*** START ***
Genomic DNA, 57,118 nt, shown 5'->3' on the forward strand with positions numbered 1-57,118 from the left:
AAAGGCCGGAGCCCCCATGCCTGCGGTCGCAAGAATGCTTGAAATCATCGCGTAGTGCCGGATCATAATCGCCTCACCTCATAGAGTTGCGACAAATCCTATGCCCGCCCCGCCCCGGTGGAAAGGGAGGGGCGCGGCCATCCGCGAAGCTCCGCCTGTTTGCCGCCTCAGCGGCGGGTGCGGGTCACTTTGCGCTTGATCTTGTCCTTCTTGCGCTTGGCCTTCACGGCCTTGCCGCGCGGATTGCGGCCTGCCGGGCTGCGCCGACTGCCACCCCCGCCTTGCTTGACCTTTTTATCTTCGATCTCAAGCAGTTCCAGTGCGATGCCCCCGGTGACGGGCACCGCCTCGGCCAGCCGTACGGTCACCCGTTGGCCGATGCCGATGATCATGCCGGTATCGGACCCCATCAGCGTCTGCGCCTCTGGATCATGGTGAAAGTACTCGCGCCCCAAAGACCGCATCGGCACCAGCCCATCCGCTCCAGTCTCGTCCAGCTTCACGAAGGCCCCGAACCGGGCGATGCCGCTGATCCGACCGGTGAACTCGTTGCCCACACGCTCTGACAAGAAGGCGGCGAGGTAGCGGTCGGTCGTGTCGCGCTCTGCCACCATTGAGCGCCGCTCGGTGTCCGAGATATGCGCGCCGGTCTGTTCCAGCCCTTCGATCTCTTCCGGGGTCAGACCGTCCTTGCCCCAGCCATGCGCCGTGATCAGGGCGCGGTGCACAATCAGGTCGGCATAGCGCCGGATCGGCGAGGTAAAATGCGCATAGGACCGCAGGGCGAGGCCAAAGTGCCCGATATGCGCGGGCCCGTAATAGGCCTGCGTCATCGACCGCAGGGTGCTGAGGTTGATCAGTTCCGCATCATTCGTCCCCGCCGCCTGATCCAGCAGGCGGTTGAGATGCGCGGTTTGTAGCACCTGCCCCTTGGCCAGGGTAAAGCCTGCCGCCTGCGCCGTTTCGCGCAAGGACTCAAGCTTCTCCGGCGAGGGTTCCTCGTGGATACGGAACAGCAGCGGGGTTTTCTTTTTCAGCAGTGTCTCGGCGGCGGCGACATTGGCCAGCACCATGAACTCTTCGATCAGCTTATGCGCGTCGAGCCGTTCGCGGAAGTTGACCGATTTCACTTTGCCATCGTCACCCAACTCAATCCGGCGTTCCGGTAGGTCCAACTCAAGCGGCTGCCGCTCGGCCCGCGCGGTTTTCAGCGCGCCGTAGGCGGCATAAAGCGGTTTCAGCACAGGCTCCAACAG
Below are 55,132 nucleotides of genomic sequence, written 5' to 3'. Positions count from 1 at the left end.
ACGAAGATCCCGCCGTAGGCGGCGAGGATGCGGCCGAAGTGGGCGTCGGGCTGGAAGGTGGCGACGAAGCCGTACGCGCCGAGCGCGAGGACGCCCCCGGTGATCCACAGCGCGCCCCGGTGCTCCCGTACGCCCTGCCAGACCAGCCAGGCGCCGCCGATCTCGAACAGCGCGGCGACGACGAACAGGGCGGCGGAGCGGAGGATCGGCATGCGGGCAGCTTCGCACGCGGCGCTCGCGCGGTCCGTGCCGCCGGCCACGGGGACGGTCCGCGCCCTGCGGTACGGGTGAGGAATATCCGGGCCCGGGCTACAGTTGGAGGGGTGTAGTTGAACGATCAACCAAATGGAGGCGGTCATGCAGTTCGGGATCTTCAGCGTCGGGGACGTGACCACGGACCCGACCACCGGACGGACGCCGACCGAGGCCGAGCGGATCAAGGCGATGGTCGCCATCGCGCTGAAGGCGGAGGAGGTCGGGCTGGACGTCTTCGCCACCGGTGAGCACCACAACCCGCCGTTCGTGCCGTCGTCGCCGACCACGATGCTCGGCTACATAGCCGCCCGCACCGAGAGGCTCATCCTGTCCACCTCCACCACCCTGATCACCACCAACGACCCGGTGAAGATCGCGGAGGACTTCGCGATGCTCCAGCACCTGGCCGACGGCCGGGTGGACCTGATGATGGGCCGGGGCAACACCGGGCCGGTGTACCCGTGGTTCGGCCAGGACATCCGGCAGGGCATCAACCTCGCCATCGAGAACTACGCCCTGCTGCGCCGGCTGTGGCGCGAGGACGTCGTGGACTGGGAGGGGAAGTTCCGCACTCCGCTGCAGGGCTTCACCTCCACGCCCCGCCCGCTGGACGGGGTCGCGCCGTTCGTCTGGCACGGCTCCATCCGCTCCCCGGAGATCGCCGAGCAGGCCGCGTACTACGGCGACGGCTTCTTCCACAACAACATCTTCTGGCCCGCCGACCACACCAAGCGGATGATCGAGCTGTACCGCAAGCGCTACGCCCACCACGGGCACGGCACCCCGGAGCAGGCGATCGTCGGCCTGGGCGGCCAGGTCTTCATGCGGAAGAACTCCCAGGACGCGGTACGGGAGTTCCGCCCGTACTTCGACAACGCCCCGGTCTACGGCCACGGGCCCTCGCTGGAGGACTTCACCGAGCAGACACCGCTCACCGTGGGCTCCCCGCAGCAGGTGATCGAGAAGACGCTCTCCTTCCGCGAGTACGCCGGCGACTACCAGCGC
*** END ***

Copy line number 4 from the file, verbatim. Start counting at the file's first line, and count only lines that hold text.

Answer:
ACGAAGATCCCGCCGTAGGCGGCGAGGATGCGGCCGAAGTGGGCGTCGGGCTGGAAGGTGGCGACGAAGCCGTACGCGCCGAGCGCGAGGACGCCCCCGGTGATCCACAGCGCGCCCCGGTGCTCCCGTACGCCCTGCCAGACCAGCCAGGCGCCGCCGATCTCGAACAGCGCGGCGACGACGAACAGGGCGGCGGAGCGGAGGATCGGCATGCGGGCAGCTTCGCACGCGGCGCTCGCGCGGTCCGTGCCGCCGGCCACGGGGACGGTCCGCGCCCTGCGGTACGGGTGAGGAATATCCGGGCCCGGGCTACAGTTGGAGGGGTGTAGTTGAACGATCAACCAAATGGAGGCGGTCATGCAGTTCGGGATCTTCAGCGTCGGGGACGTGACCACGGACCCGACCACCGGACGGACGCCGACCGAGGCCGAGCGGATCAAGGCGATGGTCGCCATCGCGCTGAAGGCGGAGGAGGTCGGGCTGGACGTCTTCGCCACCGGTGAGCACCACAACCCGCCGTTCGTGCCGTCGTCGCCGACCACGATGCTCGGCTACATAGCCGCCCGCACCGAGAGGCTCATCCTGTCCACCTCCACCACCCTGATCACCACCAACGACCCGGTGAAGATCGCGGAGGACTTCGCGATGCTCCAGCACCTGGCCGACGGCCGGGTGGACCTGATGATGGGCCGGGGCAACACCGGGCCGGTGTACCCGTGGTTCGGCCAGGACATCCGGCAGGGCATCAACCTCGCCATCGAGAACTACGCCCTGCTGCGCCGGCTGTGGCGCGAGGACGTCGTGGACTGGGAGGGGAAGTTCCGCACTCCGCTGCAGGGCTTCACCTCCACGCCCCGCCCGCTGGACGGGGTCGCGCCGTTCGTCTGGCACGGCTCCATCCGCTCCCCGGAGATCGCCGAGCAGGCCGCGTACTACGGCGACGGCTTCTTCCACAACAACATCTTCTGGCCCGCCGACCACACCAAGCGGATGATCGAGCTGTACCGCAAGCGCTACGCCCACCACGGGCACGGCACCCCGGAGCAGGCGATCGTCGGCCTGGGCGGCCAGGTCTTCATGCGGAAGAACTCCCAGGACGCGGTACGGGAGTTCCGCCCGTACTTCGACAACGCCCCGGTCTACGGCCACGGGCCCTCGCTGGAGGACTTCACCGAGCAGACACCGCTCACCGTGGGCTCCCCGCAGCAGGTGATCGAGAAGACGCTCTCCTTCCGCGAGTACGCCGGCGACTACCAGCGC